The Amorous Adventures of Anatol by Arthur Schnitzler | Adapted and Directed by Morris Panych
Sets Ken MacDonald Costumes Nancy Bryant Lighting Alan Brodie Sound John McCulloch
Dates and Venues 16 February – 8 March 2008 @ 8pm | The Vancouver Playhouse
Reviewer Jane Penistan
Vienna at the beginning of the 20th century was a city of freedom, pleasure and decadence for the wealthy -- the perfect setting for an opulent playboy. Hypnotism was the fashionable science of the day, and was tried out by many of the society Viennese, most not involved in its medical use.
The underlying vice and sleaze of this era is not immediately apparent in this amusing production currently running at The Playhouse.
The intriguing backdrop of an enormous chest of drawers is centred by gilded glass doors, an intimation of the ormolu decoration of the Vienna of the fin de siecle.
The drawers are not only those of an oversized file cabinet, but of a number of other surprises, even a doorway to Anatol’s bedroom and shower. It is also the screen for notes from a notebook of the names of several of Anatol’s girlfriends. This lets the audience know who is the next inamorata.
Furniture is sparse and what is needed is adroitly wheeled on or off stage by the services of a manservant or waiter, played with all the efficiency and superior obsequiousness of his class by Chris Cochrane.
Anatol’s present preoccupation, besides women, is hypnotism, which he demonstrates to his friend Max (David Marr). When Anatol (Mike Shara) tells his friend of his doubts of the fidelity of his current girl friend, Hilda (Jennifer Lines), who will shortly appear, Max suggests he use hypnotism to find his answer.
When Hilda appears and is hypnotized, the two men argue about what questions should be asked, but all suggestions provoke ambiguous answers.
Out of her trance,
Hilda and Anatol discuss fidelity, proving that Anatol considers it
his right to love where and when he chooses, but that any woman on whom
he confers his affections should love him alone.
Jennifer Lines plays all these women, Gabrielle, a married woman who envies Anatol his freedom to play the field. Next Emilie, his fiancée, whose bureau he turns out and is furious that she has learnt the art of love at an early age from someone else.
Then comes Mimi, member of the corps de ballet. Anatol and Max await her arrival at a table set for dinner. The celebratory meal is for Anatol to honour his contract with Mimi for either of them to tell the truth at once if either wishes to end the relationship, and Anatol does. Mimi arrives, the meal is served.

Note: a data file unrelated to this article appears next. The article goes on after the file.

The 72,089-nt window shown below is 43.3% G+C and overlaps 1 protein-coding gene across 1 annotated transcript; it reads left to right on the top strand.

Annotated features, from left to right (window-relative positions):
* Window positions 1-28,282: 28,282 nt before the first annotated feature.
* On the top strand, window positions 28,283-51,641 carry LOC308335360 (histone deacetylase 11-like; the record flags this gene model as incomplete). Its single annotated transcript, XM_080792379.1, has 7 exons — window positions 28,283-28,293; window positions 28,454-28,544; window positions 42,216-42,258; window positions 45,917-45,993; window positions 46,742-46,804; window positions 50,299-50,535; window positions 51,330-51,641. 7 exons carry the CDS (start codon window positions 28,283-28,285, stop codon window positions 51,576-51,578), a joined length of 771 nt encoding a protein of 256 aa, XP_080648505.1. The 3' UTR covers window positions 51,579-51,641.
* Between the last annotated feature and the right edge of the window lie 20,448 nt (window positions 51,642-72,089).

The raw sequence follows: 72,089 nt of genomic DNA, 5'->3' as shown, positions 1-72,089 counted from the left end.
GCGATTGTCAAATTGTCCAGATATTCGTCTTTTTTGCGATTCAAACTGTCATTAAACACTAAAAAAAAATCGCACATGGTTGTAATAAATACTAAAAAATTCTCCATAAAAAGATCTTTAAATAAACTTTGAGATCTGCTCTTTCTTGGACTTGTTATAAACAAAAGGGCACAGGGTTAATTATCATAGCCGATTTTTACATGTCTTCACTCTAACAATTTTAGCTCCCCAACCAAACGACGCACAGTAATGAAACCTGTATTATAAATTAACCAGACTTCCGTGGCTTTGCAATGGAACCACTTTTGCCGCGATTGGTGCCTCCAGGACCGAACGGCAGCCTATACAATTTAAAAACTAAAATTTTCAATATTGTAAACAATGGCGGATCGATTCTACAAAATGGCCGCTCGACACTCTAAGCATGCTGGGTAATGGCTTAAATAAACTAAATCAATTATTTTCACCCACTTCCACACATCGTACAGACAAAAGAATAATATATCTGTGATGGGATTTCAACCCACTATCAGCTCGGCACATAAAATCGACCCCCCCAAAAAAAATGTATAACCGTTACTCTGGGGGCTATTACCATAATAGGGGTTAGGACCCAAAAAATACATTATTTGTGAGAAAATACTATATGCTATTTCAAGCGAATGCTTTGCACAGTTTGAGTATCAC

Mimi is outraged at not being met at the theatre and is here to confess that she has a new lover. Anatol is shaken by Mimi’s rage and her readiness to tell the truth. She leaves in a magnificent huff and Max thinks the evening went rather well.
This time Max is expecting a lady friend, an old acquaintance. When he answers his door Anatol is there, with a box of mementoes he wishes Max to house so that he can come and visit them when he feels inclined. He is tired of his life and is leaving Vienna.
Bianca arrives and Anatol recognizes her as a girl he once knew. Bianca confuses him with a boy she met in St. Petersburg. Anatol is crushed and leaves. Max does not believe that Bianca ever had any feelings for Anatol, but that Anatol had romantic illusions about her.
The next episode involves a married woman Elsa who will not leave her husband for Anatol. His pride is hurt and he is unaware of the sacrifice he is asking of her.
Max, now a married man, arrives in Anatol’s apartment to attend his friend at his wedding. But Anatol is in no hurry to get ready for the great event. From the bedroom appears Liona, a girl Anatol picked up after the previous night’s party.
Even Max is horrified. Anatol is finally dressed and sent off to the wedding. Liona threatens to commit a dramatic suicide but Max persuades her to calm down and she realizes that to make it a memorable wedding would be a better revenge.
Extravagantly dressed in fashionably opulent Viennese costumes Jennifer Lines makes her many women human and sophisticated. Max is the voice of wisdom and tolerance. Anatol’s philosophy is that “all women are the same, Max, it’s the experience that’s different.”
Thus he weaves his way through his many affairs with egotistical aplomb. It is only at the end he foresees a new life, but we think that things will never change.
This is an entertaining evening with an amusing script well performed by an all-star company.
© 2008 Jane Penistan